COURSE: Authority, Sovereignty, Power

Course content

The unifying theme of the course is an investigation of the nature of power.

Power is manifested in multiple forms - legal and illegal, legitimizable and questionable, institutionalized and spontaneous, visible and invisible. The course will pursue the multiple guises of power through various conceptualizations of power as developed by significant political theorists of the 20th and 21st century. On the basis of thorough analysis of political theoretical texts, broader discussions will be initiated regarding our experiences of power today - from power executed on the level of states to cultural and ideological power hard to fathom; from power that sustains dominating social and political forms to protesting, anarchistic or even revolutionary power.

 

The course is structured according to the three concepts of the title: authority, sovereignty, power. ‘Authority’ and ‘sovereignty’ may both be seen as designating particular forms of power. The two concepts are certainly intimately connected, but dealing with them separately opens for a discussion of crucial conceptual tensions. The third part of the course, dedicated to ‘power’, investigates perspectives on power that escape the concepts ‘authority’ and ‘sovereignty’: power as a fundamental condition and expression of life, bio-power and ideological power.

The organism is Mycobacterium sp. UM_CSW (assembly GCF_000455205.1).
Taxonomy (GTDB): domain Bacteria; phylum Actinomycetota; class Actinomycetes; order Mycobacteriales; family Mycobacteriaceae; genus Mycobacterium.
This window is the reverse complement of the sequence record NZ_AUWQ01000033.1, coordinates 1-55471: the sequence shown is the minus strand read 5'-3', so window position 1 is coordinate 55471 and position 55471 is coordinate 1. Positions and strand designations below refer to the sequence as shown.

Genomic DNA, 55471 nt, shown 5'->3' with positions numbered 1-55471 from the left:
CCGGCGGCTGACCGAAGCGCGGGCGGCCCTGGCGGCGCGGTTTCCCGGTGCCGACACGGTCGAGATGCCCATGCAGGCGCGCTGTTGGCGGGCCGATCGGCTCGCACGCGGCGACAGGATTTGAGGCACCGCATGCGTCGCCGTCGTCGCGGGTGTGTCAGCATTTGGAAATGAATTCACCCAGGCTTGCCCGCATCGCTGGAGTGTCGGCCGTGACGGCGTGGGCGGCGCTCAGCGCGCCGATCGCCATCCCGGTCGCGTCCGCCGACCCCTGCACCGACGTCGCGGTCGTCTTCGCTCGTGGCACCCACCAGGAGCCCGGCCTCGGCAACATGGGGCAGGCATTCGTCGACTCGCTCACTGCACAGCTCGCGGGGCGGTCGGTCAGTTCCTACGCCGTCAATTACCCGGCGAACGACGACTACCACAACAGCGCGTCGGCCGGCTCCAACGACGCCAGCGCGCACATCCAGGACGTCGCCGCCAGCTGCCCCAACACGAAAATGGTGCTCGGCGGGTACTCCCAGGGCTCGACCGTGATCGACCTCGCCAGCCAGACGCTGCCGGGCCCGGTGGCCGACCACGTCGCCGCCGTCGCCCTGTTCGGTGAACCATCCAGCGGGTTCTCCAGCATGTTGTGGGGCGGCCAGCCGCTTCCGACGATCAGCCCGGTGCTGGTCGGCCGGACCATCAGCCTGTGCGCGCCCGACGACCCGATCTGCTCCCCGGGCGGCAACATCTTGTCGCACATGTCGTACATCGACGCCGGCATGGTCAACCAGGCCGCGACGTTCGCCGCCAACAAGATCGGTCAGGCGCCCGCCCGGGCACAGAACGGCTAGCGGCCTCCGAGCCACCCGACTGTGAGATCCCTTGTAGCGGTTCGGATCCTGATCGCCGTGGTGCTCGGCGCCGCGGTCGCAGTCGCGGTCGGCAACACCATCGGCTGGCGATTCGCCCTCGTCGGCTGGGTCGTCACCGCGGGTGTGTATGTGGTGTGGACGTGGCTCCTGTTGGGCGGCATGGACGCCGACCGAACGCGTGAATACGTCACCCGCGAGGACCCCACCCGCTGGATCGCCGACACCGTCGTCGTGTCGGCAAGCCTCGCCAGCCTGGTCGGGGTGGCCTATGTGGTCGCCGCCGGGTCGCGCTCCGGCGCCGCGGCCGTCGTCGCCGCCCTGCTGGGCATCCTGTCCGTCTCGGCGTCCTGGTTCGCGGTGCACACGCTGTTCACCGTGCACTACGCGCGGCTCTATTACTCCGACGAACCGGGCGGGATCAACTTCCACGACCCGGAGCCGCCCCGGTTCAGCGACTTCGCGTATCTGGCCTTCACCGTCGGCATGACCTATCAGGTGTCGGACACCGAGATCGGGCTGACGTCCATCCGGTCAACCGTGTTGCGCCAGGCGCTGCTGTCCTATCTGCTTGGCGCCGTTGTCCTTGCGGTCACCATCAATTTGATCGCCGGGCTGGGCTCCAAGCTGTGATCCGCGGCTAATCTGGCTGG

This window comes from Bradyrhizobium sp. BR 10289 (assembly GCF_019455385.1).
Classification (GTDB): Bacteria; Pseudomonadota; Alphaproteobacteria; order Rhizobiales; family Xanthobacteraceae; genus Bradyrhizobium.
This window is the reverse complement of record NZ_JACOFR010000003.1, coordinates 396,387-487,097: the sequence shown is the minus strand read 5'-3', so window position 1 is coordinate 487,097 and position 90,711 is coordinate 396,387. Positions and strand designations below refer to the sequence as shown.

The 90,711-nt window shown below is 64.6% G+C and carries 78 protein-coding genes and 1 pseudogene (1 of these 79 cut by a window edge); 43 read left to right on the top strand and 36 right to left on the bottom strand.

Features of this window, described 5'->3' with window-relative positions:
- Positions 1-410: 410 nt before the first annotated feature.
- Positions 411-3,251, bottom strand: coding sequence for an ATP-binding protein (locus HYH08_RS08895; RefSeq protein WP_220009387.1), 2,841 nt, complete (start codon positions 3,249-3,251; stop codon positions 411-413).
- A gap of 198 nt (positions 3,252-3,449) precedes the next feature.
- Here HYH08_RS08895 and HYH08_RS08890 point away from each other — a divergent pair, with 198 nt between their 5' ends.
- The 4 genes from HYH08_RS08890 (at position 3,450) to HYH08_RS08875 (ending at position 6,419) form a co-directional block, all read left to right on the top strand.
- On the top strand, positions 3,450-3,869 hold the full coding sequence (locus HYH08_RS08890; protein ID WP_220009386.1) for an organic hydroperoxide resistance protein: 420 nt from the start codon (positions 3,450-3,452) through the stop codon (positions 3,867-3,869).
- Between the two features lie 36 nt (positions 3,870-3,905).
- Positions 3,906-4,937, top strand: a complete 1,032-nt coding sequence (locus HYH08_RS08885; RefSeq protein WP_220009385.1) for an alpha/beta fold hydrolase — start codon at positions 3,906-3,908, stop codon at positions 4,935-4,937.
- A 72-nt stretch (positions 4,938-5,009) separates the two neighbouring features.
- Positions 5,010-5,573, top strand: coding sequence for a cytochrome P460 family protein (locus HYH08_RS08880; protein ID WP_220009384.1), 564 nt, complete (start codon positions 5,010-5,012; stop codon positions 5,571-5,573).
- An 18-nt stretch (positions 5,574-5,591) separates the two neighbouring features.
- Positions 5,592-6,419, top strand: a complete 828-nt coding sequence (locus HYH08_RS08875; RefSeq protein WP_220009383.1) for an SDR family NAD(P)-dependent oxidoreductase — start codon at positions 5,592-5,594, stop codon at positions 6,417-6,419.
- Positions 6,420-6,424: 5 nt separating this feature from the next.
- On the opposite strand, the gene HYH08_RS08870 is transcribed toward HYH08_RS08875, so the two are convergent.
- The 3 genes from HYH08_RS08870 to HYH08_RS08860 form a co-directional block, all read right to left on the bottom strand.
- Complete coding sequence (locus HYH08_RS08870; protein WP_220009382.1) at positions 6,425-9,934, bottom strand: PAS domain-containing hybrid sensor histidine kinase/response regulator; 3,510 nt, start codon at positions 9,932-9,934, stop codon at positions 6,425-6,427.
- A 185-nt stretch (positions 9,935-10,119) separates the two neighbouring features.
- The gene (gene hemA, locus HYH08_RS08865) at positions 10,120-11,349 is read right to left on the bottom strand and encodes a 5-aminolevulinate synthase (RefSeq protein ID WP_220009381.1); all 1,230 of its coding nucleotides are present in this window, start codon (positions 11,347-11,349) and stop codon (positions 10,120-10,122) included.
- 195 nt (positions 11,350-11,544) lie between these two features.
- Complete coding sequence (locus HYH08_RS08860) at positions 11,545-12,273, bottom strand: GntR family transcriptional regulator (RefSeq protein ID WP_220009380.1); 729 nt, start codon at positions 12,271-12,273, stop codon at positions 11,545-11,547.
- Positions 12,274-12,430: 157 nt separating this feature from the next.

‘Authority, Sovereignty, Power’ is an intensive course that meets for 4 hours each week during the first 7 weeks of the spring semester (February-March). The course is required for students enrolled in the Specialization in Political Theory. All other students are welcome as well.

 

Competency description:

The course will enhance the analytical capabilities of the students along with their general insight into theoretical positions springing from 20th and 21st century continental political philosophy. Independent and critical analysis will be highlighted - both with respect to theoretical concepts and arguments and with respect to contemporary political issues. The course will encourage and strengthen the ability of the students to develop broad reflections and to underpin them theoretically and empirically.

Education

Core course in the Specialization "Political Theory"

The course is open to all students.

 

Bachelorlevel: 10 ECTS


Masterlevel: 7,5 ECTS

Learning outcome
  • Describe the various definitions/understandings of ‘authority’, ‘sovereignty’ and ‘power’ presented in the texts of the course
  • Analyze conceptual as well as possible empirical implications of these understandings
  • Apply the theories of the course to contemporary political issues
  • Compare the various understandings of power implied in the texts of the course and discuss strengths and weaknesses of the respective theories
  • Critically reflect upon the relevance today of a multifaceted concept of power versus a narrow and concise concept of power - and vice versa

The course will consist of a combination of lectures, student presentations and discussions - possibly including ‘alternative’ elements, such as excerpts from films, interviews, newspaper articles and other expressions of contemporary phenomena and debates (provided by students as well as by the course instructor).